BETH HARAM, BETH HARAN (bĕth' hā'răm, bĕth' hā'răn, house of the mountaineer). A fortified city built by the Gadites east of the Jordan (Num.32.36; Josh.13.27).
BETH-HARAM bĕth hâr’ əm
, house of height
, KJV BETH-ARAM). A town allotted to the tribe of Gad at the division of Canaan among the Israelites (Josh 13:27
). Doubtless the same as BETH-HARAN of Numbers 32:36
. Taken from the Amorites, a high point E of the Jordan River
in the Jordan valley, and fortified by the tribe of Gad to protect their families and cattle while they shared with the other tribes in the conquest W of Jordan. Believed to be the same site as Beth-aramphtha, a name used by the Syrians and mentioned by Josephus in his Antiquities. The site is now identified with the modern Tell Iktanu, eight m. NE of the mouth of the Jordan, S of the Wadi Heshban.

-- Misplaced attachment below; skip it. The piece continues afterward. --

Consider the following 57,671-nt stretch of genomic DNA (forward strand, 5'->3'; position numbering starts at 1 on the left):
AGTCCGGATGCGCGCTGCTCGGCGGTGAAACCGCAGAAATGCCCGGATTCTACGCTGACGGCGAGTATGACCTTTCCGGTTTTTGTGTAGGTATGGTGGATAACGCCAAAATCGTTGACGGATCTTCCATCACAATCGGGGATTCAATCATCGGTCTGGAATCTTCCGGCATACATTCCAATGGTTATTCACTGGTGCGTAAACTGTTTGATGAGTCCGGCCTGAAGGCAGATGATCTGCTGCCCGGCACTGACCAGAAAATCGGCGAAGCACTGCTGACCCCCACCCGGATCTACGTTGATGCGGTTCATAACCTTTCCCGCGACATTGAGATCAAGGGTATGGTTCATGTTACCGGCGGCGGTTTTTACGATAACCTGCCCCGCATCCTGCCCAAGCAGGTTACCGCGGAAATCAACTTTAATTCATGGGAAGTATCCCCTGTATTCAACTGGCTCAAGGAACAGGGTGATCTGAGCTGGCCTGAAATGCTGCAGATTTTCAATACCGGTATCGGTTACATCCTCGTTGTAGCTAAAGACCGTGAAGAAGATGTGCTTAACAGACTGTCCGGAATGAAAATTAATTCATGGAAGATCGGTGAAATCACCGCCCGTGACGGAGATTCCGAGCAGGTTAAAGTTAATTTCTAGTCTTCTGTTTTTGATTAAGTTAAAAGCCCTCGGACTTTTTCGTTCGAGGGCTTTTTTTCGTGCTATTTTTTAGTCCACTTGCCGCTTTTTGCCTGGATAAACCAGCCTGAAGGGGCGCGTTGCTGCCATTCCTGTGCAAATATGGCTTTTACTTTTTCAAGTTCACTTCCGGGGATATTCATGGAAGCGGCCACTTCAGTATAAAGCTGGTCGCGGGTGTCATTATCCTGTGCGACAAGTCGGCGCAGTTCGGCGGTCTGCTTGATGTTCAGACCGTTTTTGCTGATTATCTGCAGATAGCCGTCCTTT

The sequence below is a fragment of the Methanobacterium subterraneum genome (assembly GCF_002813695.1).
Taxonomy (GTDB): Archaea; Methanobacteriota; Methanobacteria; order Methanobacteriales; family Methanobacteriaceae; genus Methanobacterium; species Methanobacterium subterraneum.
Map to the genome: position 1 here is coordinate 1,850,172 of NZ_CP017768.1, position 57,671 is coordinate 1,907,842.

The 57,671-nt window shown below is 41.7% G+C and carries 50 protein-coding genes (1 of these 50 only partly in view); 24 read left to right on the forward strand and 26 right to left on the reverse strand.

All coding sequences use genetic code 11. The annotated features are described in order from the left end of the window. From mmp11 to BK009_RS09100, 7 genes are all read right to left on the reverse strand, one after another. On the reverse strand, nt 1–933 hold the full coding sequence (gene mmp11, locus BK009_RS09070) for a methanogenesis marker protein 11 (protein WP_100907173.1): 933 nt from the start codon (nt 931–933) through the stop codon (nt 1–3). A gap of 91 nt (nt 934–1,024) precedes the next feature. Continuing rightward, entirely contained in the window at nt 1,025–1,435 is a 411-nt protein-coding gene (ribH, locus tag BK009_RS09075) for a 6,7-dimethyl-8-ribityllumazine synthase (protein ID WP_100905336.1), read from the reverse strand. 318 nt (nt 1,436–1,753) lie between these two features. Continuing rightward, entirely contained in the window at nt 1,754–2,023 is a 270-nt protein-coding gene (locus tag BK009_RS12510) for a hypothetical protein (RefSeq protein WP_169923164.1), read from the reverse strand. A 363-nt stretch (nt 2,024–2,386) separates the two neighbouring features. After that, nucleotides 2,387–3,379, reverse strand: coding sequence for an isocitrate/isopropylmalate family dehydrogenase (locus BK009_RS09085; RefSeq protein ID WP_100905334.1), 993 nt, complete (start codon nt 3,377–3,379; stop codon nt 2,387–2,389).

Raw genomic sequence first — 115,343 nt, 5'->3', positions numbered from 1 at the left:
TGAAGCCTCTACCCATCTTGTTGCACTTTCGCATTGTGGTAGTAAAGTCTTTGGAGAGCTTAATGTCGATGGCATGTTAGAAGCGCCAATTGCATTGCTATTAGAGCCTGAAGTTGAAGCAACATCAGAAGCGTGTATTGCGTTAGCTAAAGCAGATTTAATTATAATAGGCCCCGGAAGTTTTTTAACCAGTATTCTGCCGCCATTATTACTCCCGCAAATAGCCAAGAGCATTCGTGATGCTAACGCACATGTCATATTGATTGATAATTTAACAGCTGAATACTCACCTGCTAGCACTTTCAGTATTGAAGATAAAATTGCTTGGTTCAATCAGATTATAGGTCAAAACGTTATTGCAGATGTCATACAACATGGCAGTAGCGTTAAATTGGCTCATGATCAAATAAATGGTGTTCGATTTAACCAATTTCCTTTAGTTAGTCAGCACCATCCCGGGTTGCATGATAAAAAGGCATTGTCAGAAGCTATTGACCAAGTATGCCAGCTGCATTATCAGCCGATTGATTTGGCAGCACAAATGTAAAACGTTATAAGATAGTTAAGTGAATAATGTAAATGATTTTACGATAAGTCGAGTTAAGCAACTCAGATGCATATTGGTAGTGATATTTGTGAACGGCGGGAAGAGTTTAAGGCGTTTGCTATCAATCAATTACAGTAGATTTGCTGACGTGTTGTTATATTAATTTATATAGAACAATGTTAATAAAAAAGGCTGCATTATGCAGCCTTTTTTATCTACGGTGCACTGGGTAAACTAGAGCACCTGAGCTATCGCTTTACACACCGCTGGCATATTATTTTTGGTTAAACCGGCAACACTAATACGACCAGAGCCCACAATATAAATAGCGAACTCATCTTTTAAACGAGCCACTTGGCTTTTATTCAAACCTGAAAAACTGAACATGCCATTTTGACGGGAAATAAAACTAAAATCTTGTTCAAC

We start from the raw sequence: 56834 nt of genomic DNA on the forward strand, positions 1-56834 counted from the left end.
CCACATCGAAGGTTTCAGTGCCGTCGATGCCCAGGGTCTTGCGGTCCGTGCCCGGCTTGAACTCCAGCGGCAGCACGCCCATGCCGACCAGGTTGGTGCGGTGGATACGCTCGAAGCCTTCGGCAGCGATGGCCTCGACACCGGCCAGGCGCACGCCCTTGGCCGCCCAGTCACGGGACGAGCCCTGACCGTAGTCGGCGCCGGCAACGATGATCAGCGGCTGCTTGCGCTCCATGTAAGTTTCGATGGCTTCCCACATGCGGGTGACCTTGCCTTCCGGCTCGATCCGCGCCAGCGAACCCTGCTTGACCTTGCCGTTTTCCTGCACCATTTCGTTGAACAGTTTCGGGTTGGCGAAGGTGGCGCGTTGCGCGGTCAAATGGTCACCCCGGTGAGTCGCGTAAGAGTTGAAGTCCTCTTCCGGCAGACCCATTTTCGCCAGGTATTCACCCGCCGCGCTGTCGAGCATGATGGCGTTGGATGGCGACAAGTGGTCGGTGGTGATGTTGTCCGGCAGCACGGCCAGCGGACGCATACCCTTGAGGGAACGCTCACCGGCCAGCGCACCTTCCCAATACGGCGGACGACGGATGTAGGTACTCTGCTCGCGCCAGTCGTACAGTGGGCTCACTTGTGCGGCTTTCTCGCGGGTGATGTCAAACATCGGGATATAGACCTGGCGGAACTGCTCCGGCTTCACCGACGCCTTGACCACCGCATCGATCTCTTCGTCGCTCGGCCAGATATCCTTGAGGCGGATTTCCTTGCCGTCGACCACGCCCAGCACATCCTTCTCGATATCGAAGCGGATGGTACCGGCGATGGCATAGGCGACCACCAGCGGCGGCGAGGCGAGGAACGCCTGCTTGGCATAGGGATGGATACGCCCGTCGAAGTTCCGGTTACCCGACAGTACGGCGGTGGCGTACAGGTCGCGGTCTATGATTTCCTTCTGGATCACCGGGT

International Standard Bible Encyclopedia (1915)
An Amorite city taken and fortified by the Gadites (Jos 13:27; Nu 32:36; in the latter passage the name appears as Beth-haran, probably the original form). It corresponds to Bethramphtha of Josephus (Ant., XVIII, ii, 1), which, according to Eusebius, was the name used by the Syrians. Here was a palace of Herod (Ant., XVII, x, 6; BJ, II, iv, 2). Eusebius, Onomasticon says it was called Livias. Josephus says it was fortified by Herod Antipas, who called it Julias for the wife of Augustus (Ant., XVIII, ii, 1; BJ, II, ix, 1). The name would be changed to Julias when Livia, by the will of the emperor, was received into the Gens Julia. It is represented by Tell er-Rameh in Wady Chesban, about 6 miles East of Jordan.